Recently there has been a lot of chatter regarding copyright, theft, cloning and ripping off of game ideas and assets leading to a huge negative response to some individuals. As an indie game developer it’s been disheartening to see the abuse, to know one guy has to deal with unwarranted levels of hate, unnecessary barrages of personal attacks. This is not what making games should result in.
Fortunately there is a silver lining, LOADS of indie devs have hit back at the abuse, hit back at the haters and come up with the best way to show support to those in our community – making games!
There have been a few game jams that sprung up in support of indie devs facing some sort of negative backlash; CandyJam was set up to oppose trademark claims made against Stoic and more recently Flappy Jam was set up to encourage indie devs to support each other after the backlash against Flappy Bird caused the developer to remove the game.
There is much speculation about the exact reason Dong Nguyen decided to remove Flappy Bird, maybe we’ll get a comprehensive answer from the man himself someday but until then I have no intention of adding to the speculation. It’s beside the point here anyway; this post is a look at the positive things to have come about as result of Flappy Bird, namely Flappy Jam and the support of loads of indie developers.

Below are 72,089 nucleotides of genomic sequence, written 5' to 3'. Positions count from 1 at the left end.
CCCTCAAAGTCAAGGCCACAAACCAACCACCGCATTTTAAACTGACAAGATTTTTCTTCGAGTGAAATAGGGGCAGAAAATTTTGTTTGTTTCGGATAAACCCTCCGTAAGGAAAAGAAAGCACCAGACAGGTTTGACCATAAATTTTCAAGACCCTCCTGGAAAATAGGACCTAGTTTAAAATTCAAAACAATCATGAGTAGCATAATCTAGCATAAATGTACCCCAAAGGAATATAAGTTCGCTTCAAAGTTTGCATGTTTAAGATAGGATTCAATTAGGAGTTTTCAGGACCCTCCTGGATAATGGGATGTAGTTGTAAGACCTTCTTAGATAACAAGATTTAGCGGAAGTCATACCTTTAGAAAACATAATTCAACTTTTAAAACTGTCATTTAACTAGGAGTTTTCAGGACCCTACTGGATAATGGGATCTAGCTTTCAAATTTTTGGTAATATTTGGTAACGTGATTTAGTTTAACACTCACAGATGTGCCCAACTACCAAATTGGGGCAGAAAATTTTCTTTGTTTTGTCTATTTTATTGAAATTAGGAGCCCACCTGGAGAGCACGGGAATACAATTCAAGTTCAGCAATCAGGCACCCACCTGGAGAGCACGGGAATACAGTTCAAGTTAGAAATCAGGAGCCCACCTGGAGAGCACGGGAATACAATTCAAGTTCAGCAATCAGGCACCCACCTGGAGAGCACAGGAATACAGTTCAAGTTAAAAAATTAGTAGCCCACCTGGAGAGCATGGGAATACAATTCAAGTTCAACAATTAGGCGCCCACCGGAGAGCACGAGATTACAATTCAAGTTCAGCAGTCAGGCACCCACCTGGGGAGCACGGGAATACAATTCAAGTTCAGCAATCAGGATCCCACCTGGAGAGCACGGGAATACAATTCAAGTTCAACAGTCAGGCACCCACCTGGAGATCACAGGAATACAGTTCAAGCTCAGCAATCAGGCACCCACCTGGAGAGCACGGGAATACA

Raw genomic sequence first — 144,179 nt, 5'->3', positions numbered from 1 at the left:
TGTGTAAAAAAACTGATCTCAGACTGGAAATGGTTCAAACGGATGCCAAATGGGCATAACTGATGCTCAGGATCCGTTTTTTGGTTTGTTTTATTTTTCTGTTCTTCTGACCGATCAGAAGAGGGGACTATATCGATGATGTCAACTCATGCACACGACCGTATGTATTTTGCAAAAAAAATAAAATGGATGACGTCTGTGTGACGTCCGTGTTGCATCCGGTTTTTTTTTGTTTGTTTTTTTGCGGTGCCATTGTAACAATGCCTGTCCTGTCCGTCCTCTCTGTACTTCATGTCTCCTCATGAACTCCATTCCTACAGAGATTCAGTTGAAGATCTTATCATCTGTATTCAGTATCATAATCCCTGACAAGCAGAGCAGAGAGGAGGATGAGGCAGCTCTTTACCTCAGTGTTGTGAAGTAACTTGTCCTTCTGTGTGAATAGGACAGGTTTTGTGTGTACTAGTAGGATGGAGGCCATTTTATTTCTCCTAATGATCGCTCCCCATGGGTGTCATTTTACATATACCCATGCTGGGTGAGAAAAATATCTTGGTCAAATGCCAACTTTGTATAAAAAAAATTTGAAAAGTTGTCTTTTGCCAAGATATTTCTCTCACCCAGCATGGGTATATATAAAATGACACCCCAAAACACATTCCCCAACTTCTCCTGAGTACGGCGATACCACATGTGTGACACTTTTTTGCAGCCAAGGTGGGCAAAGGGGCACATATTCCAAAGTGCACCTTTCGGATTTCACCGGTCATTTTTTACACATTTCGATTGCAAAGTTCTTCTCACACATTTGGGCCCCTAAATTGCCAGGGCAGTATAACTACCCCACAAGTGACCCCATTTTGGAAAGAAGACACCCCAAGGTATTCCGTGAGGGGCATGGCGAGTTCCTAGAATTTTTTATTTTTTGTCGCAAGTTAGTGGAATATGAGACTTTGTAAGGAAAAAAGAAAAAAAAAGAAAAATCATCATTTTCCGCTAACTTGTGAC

Ivano Palmentieri, the mastermind behind Flappy Jam, wants to remind everyone that
“indie gamedevs are friendly and supportive, envy and teasing should not belong to our community, nor be a cause of suffering.”
And he seems to be right about the friendly and supportive gamedevs because there are already 12 games available from www.flappyjam.com. Every one made in the same spirit – we are here to be part of something positive. If you search #flappyjam on Twitter you can also see how many more indies are getting into the spirit of support with many more games still in development. I hope Dong Nguyen and everyone who’s ever faced such negative backlash about their games feels the support and realises that we all can pull together and move past hate.
I’d happily say that the majority of the indie dev community are supportive of each other but I have no actual stats to back it up. Still, based on my own experience this is a great industry to be in. I’ve only ever encountered a sense of friendship, of camaraderie and togetherness in my time trying to make games. I guess I’m one of the lucky ones, I just hope it stays that way.